Employment Lawyers could benefit from Brexit decision
Having got intoxicated on the fumes of democracy I wonder if the rest of the country woke up this morning and like me thought, oh no what have we done? However, Brexit is now a reality and although it could take two years to extricate ourselves from Europe the immediate consequence could be hundreds of thousands of British choosing to holiday at home this year; through shame, not just the cost of buying a Euro.
Although legally the government is under no obligation to act on the will of the small majority there is little doubt it will. Judging by the markets the world’s financial experts and the people in charge of investing peoples’ pensions seem to think it is a bad idea. A sentiment echoed by the legal profession; 57% of the 521 lawyers we surveyed a few weeks back were in favour of staying in the EU. At the time Douglas Scott Managing Director Kath Riley was quite prophetic when she played her hand and commented "I will be voting to stay in the EU as I think it makes sense on a personal and commercial level. However it would be wrong to underestimate the depth of underlying dissatisfaction that exists in the electorate. The outcome of the referendum is not as cut and dried as some people think."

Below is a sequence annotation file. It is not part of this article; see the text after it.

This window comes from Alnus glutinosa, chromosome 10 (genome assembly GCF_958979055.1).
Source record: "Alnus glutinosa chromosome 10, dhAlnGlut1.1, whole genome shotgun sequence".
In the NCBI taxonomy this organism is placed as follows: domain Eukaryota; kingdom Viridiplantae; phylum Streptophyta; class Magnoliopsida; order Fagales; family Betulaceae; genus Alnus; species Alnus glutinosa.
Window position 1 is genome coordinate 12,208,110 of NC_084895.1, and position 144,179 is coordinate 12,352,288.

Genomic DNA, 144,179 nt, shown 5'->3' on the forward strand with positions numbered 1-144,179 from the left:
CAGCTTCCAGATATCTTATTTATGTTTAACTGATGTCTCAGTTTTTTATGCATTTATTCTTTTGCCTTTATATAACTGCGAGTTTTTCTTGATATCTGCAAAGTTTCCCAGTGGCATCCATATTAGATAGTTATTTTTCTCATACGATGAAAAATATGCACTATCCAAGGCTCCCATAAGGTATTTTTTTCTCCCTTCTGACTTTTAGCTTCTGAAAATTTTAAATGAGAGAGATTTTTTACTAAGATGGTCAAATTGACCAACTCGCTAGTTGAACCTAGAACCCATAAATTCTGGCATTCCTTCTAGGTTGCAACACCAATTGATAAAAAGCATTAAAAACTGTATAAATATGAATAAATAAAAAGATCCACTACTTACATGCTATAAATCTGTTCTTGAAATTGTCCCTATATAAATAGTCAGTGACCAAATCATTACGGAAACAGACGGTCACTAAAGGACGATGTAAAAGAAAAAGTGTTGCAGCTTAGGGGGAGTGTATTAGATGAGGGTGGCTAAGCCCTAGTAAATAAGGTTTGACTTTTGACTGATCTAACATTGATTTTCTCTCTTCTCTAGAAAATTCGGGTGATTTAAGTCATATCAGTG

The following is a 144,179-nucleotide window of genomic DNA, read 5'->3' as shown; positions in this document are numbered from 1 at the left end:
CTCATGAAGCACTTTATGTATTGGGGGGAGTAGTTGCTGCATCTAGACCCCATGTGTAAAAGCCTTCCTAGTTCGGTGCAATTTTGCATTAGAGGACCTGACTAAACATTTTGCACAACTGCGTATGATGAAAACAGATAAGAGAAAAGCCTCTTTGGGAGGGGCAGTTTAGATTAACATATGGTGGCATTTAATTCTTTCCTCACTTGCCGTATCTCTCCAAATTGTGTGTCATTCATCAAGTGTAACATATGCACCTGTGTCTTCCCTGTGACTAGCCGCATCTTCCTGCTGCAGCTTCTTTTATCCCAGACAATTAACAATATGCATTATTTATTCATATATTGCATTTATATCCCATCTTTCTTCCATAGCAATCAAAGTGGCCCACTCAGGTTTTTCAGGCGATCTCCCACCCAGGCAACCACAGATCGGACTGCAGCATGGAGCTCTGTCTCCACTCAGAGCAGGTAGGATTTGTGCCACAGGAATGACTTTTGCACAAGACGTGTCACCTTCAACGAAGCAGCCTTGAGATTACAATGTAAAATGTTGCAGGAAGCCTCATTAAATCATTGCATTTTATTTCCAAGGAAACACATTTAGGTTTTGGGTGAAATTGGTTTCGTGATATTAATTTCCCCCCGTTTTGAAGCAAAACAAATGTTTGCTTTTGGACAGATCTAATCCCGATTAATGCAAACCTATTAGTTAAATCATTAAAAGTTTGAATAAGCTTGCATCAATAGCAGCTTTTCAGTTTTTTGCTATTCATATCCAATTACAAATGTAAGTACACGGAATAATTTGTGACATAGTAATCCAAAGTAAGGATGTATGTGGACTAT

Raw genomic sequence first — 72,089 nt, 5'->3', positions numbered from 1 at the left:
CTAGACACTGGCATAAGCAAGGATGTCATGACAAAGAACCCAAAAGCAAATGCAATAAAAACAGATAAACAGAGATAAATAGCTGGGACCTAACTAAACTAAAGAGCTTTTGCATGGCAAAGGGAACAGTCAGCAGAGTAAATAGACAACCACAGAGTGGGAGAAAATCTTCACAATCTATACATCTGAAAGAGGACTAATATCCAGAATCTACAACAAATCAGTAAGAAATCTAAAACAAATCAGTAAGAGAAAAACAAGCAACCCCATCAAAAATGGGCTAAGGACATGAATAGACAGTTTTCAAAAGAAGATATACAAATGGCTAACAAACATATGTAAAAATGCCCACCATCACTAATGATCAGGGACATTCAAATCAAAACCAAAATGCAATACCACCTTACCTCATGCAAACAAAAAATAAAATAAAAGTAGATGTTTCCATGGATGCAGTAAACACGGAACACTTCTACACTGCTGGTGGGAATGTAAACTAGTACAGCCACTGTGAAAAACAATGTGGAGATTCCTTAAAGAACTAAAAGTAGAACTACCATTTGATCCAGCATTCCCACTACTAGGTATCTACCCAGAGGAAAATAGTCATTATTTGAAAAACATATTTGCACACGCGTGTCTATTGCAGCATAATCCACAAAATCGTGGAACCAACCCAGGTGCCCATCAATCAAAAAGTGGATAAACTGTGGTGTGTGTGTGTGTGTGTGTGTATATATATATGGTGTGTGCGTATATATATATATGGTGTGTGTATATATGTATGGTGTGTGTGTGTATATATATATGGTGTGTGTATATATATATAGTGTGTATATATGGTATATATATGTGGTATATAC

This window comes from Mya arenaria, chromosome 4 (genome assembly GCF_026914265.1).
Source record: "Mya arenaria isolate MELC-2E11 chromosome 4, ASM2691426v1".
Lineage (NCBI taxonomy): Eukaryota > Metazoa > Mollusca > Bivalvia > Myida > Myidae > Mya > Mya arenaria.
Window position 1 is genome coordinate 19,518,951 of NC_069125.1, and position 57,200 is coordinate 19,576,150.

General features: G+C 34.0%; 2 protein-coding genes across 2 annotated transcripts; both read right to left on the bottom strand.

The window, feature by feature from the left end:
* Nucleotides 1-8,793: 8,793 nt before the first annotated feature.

So what of the future in legal? At the start of the year record numbers of Solicitors were employed in the profession and the sector was on track for some pretty healthy growth. However the legal sector follows the fortunes of the economy, this was apparent in the last recession the country experienced. I have heard anecdotally that some exchanges on residential property were delayed pending the vote. It has been reported that a lot of investment decisions were paused in the run up to the referendum and it is possible that will remain so as a period of uncertainty crystalises. Alternatively everyone could just get on with it.
One practice area that could benefit from Brexit is Employment Law. Unfettered by the shackles of European directives, successive governments will be able to implement and repeal employment law related statute at will. Lots of change in law will of course create demand from business to interpret and embed that in the day to day contractual relationships. Things had started to get quiet in employment law recruitment recently. We have been working on some pretty meaty private practice and in-house employment law opportunities but employment lawyers have been demonstrating a reluctance to move. That’s because, according to the research we undertook when producing our 2016 Salary and Benefits Benchmarker, it is one of the least fluid practice areas with only 19% of the talent pool looking to move jobs at any time compared to the 32% average across all practice areas.
If you are an Employment Solicitor or Lawyer ready to progress or leverage your experience to secure an average pay rise of 30% then you should get in touch. Call the office that is most local to you or I tell you what send your CV or contact details to me and I will ensure that an experienced legal recruitment, most appropriate to your requirement, gets in touch.
Let’s get on with it.
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